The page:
Two governance analysts have advised politicians bastardizing the September 2017 Afrobarometer report to analyse the survey in totality, instead of focusing the findings on Ghanaians’ likely voting pattern.
The latest edition of the non-partisan survey on public attitude, just like the in the previous years, sampled the views of Ghanaians on democracy, governance, economic conditions, and a myriad of other issues.
But political commentators, mostly from the opposition National Democratic Congress (NDC) have condemned findings that 49% of Ghanaians surveyed said they would vote for the governing New Patriotic Party (NPP) if elections were held today, while only 22% said they would vote for the NDC.
National Youth Organiser of the NDC, Kofi Adams, has said the researchers — the Centre for Democratic Development (CDD-Ghana) — have shown bias against the NDC in the past, arguing that elections will favour the NDC if they were held today.
However, speaking on current affairs programme, PM Express, on the Joy News channel on MultiTV, Governance Analyst, Frederick Oduro, said the posture of the NDC top executive was unfortunate.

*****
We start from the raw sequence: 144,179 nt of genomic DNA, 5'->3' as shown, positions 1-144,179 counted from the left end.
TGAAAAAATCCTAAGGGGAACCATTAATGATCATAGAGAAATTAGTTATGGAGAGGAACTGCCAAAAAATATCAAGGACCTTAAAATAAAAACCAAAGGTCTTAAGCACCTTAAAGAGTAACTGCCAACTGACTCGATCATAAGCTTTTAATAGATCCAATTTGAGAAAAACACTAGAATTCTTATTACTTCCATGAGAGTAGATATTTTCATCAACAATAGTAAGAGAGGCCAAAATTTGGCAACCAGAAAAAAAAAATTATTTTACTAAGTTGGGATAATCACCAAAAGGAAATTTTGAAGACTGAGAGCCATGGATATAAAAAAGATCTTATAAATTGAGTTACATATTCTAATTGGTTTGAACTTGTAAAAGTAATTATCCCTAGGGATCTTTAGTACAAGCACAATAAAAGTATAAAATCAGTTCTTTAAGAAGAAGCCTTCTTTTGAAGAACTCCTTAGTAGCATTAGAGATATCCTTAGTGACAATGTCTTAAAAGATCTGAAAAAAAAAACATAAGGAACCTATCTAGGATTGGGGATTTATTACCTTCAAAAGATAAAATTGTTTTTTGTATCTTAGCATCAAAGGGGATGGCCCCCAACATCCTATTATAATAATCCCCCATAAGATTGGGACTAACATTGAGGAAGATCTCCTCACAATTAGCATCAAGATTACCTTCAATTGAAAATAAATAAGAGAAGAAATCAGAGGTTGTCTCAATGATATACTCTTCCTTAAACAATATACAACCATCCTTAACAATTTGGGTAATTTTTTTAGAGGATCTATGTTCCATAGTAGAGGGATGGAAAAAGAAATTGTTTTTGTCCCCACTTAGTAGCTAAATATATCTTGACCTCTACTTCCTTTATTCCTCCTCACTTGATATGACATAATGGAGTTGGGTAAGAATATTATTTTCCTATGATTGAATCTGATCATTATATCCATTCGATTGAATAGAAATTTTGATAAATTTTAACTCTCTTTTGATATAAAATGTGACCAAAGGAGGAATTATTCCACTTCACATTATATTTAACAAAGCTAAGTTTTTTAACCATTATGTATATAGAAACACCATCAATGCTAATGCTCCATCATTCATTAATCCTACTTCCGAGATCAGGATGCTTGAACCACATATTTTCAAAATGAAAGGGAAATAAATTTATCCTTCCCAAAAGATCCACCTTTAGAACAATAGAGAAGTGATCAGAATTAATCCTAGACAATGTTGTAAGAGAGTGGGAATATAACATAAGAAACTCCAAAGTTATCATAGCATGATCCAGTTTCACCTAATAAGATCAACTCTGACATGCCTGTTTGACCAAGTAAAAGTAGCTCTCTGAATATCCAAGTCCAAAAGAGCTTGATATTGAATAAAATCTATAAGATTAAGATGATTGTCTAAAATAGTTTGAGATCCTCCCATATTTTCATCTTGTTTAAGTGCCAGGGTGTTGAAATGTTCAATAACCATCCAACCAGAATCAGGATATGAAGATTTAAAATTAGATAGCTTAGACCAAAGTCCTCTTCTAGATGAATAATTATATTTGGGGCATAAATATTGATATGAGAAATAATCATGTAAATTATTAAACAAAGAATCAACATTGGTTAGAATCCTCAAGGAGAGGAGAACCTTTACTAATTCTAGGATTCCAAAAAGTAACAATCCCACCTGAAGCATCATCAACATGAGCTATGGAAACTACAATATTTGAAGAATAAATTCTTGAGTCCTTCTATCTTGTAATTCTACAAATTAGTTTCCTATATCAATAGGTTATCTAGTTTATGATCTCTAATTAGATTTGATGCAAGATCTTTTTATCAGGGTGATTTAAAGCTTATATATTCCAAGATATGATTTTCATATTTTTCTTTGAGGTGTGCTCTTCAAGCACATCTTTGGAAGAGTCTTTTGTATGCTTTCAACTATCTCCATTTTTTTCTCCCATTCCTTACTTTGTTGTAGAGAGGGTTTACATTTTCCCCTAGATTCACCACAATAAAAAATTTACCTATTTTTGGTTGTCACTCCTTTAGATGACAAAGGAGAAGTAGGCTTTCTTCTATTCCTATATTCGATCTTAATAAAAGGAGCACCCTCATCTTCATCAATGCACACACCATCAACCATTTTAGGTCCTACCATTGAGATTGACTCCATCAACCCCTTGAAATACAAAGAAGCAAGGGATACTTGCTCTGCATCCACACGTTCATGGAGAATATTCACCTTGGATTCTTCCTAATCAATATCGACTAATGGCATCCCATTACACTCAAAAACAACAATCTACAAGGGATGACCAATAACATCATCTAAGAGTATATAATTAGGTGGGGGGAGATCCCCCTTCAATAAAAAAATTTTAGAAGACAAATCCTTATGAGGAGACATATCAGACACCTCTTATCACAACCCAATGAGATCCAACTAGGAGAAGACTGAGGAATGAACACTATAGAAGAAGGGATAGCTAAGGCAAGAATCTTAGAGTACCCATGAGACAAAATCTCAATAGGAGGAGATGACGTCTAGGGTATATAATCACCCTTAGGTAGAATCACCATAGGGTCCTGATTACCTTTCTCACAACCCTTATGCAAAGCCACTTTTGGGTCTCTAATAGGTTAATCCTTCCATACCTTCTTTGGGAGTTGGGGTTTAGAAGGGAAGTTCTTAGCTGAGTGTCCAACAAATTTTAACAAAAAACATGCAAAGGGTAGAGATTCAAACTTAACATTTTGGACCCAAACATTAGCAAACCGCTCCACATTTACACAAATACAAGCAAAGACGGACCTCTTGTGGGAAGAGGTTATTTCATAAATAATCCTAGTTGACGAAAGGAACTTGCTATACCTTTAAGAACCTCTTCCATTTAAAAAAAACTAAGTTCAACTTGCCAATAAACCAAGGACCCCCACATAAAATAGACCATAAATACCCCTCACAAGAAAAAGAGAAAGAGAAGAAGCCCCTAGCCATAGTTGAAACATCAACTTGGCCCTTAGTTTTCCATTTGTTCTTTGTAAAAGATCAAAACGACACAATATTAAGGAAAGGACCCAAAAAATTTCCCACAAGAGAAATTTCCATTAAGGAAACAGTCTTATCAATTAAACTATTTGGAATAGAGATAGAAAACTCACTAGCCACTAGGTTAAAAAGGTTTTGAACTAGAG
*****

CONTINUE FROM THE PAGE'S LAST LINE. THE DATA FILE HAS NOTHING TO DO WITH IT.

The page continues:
“There are so many components to this report. Unfortunately, we seemed to have picked up one particular item…which unfortunately shouldn’t be the case.
“The problem is the fact that the political players seemed to not want Civil Society to have any role to play in the governance space,” he said.
Head of the Political Science Department of the University of Ghana, Dr Bossman Asare, who also spoke on the same programme, urged political parties to be scientific in their approach to issues.
“I do expect political parties to have well-functioning research departments,” he said, arguing that they will be better placed to counter surveys by Civil Society if they also conduct their own credible surveys that will advance Ghana’s democracy.
“If you are a serious political party, this is not the time to condemn or accept hook, line and sinker [findings of the report],” he cautioned.
The 7th round of the Afrobarometer survey which among other things sought the opinions of Ghanaians as far as their confidence in some state institutions and political parties is concerned, revealed that 33% of Ghanaians trust the ruling NPP government ‘a lot’ as compared to the 14% who don’t, with 28% also indicating they ‘somewhat’ trust the NPP.
Confidence levels in the police as an institution were however low as a majority, represented by 34%, maintained that they do not trust the police ‘at all’ as against the 18% who do.
Afrobarometer is a pan-African, non-partisan research network that conducts public attitude surveys on democracy, governance, economic conditions, and related issues in countries across Africa.
Six rounds of surveys were conducted between 1999 and 2015, and Round 7 surveys were carried out in 2016-2017.
Afrobarometer conducts face-to-face interviews in the language of the respondent’s choice with nationally representative samples of 1,200 or 2,400 respondents.
The number of respondents chosen for the Ghana survey was 2,400.